Discover more from Len Wilson
“Man, did I lose it?”: How to Overcome Creative Blocks
2023-10-26 Invite Champions Weekly
At 100 million records sold, the American rock band Chicago is one of the best-selling musical groups of all time. Their unique fusion of rock, jazz, and R&B helped define the sound of the 1970s. By the end of the decade though, things were slipping. They were burnt out and losing their creative edge. Temptations were taking their toll. Worst of all, radio didn’t want horns anymore. The band needed something new.
At some point, every creative endeavor encounters obstacles. The best way through it?
Collaboration, which means letting go of control and learning to trust.
Today’s Bottom Line: Behind every successful creative endeavor is a humility that encourages creative collaboration.
Last night, my wife Shar and I watched a Netflix documentary on David Foster, who is one of the most successful music producers of all time. Dude has an ego as big as Manhattan, but he owns it—and I suppose when you have 47 Grammy nominations and a half billion albums sold, you’re allowed to act like a GOAT.
Foster has taken artists to towering successes. Think Whitney’s “I Will Always Love You,” Celine’s “The Power of Love,” or Buble’s “Home.” The fact that you know these artists by a single name, and many others, is because of Foster.
What interested me, though, and kept us watching through the whole film, wasn’t Foster’s interview or the parade of musical royalty that sang his praises. I was fascinated by the stories of creative collaboration. Foster said his goal with every collaboration is to make the musicians he works with sound as good as they ever have—and ever will. Wow, what a statement.
The best story was his creative collaboration with Chicago. 40 years later, some of the surviving band members are still conflicted about it. Foster took over production of Chicago’s 16th studio album in 1982 and promptly threw out the songs they’d brought to the session. As band member James Pankow recalls, he thought, why aren’t these songs good enough anymore? Did I lose it?
Whether we want to admit it or not, that’s an honest sentiment that every creative—including every author—knows.
Foster wasn’t the bad guy. He simply held them to their own previous standard. Instead of the songs they’d brought in, he worked with them to discover a slick new sound for changing cultural tastes. The result? Their “comeback” album, a #1 hit, platinum sales in six months, and the power ballad genre which helped define the 80s—and still employs the band today.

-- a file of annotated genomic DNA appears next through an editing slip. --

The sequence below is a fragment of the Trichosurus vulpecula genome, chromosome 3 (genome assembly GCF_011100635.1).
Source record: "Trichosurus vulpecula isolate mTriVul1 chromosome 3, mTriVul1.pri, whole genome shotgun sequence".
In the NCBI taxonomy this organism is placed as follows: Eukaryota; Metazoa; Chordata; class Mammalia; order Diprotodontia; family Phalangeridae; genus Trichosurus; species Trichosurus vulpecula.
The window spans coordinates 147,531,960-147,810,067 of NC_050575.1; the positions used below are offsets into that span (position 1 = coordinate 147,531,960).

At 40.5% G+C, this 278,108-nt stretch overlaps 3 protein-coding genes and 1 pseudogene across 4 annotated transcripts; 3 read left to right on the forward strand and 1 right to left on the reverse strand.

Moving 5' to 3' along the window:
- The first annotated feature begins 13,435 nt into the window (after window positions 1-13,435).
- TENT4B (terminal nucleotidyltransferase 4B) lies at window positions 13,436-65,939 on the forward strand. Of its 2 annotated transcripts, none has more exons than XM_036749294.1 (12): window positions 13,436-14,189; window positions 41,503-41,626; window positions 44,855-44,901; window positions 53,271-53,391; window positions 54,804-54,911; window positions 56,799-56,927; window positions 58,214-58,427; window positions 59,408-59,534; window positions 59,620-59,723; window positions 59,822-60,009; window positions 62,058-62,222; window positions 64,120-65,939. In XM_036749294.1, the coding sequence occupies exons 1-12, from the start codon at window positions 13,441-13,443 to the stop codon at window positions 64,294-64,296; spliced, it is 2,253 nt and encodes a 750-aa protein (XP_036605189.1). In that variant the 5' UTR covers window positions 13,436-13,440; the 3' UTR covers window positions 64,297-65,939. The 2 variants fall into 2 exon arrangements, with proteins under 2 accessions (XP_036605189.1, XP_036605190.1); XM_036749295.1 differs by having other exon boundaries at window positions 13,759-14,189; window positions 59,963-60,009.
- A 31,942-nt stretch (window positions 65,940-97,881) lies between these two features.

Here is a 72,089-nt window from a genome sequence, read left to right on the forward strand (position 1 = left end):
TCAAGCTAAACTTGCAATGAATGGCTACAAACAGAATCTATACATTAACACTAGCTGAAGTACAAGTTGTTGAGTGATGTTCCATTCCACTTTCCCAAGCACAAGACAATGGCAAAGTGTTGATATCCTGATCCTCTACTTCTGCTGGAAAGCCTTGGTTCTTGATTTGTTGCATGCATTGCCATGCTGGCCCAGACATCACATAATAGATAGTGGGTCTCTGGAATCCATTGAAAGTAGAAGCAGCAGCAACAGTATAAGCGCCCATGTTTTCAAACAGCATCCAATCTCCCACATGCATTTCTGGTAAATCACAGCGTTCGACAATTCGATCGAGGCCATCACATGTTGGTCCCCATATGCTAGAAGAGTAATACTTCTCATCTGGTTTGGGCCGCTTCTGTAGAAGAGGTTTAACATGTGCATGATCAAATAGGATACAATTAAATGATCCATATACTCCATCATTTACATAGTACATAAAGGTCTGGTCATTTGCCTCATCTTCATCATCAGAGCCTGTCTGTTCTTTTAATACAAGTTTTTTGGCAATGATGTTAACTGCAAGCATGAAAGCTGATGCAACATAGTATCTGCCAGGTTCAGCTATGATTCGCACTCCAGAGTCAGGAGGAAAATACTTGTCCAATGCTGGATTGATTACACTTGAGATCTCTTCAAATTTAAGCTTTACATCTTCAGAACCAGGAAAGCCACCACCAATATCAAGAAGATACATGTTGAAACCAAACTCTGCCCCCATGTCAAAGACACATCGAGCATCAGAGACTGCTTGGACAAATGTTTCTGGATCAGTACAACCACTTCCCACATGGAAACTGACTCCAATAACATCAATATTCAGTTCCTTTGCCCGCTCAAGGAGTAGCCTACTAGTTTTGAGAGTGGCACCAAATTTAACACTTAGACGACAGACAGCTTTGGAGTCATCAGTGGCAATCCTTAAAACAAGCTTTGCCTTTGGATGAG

The sound isn’t without controversy. Ask any real Chicago fan. Yet without it, their decline would have likely continued unabated. The lesson for us is that the members of Chicago were willing to let go of what had made them stars. They recognized the need for change and creative collaboration. At the root of this decision is humility, and the awareness that other people can make you better.
Then I thought of Mac Brunson.
Mac’s new book God is For You comes out in December with Invite Press. Mac has had incredible success as pastor of some of the largest Southern Baptist congregations in the USA and president of the Southern Baptist Convention. As publisher, I am honored to work with him.
The manuscript he presented to me was good. But it had a problem. I knew the title, “Wisdom in Crisis,” wasn’t right.
This isn’t to denigrate Mac. In fact, he agreed to let me tell you this story. As Invite Press publisher, I have renamed most of our top selling titles. My top two best-selling titles as an author were both renamed. It’s very hard as a writer to get the title right. That’s why we collaborate.
How do I approach a situation when the title is wrong? I have learned three important lessons as a creative and now as a publisher who is also a Jesus follower:
Trust your gut when something feels off
Have the courage to say what your gut is telling you, even if you don’t have the answer yet
Trust that the inspiring, creative power of God’s Spirit will lead you to the solution
As a young sax player, I learned to recognize when the creative process wasn’t working. As a worship producer, I learned to name it to others. But the last one didn’t come until my 40s. It was the hardest to discover, and it was directly tied to my own surrender of control. It’s a question of faith.
With Mac’s book, the answer lay to the missing title lay in the work itself—as it often does. I carefully studied his intro to find the heart of hope that drove him, and found it in a single sentence, which captured the fear he felt in his moment of crisis. His one sentence of vulnerability led to our new title. Here is the cover:
Who knows how well Brunson’s new work will sell. But I can promise you that together, we’ve made it the best it can be.
Takeaway: Don’t let the mediocre parts slide, but trust the collaborative process. Foster tells of a lesson he learned from Quincy Jones. Early on, he once handed Jones an album and apologized for a few of the tracks. Jones looked at the disc and said, whose name is on the back? If your name is on it, you’re responsible for every part of it.
Yea, I said I was going to start on the marketing series this week—but this had to come first.
Right now, we at Invite are working with several of you that are struggling with your manuscripts. Be careful about your own sense of control. If you’re stuck, come to me. Come to the team. You don’t have to have it perfect. That’s what traditional publishers do. At Invite, we want to be your Foster. We want to help you craft the best creative work you’ve ever done. The way we get there is collaboration.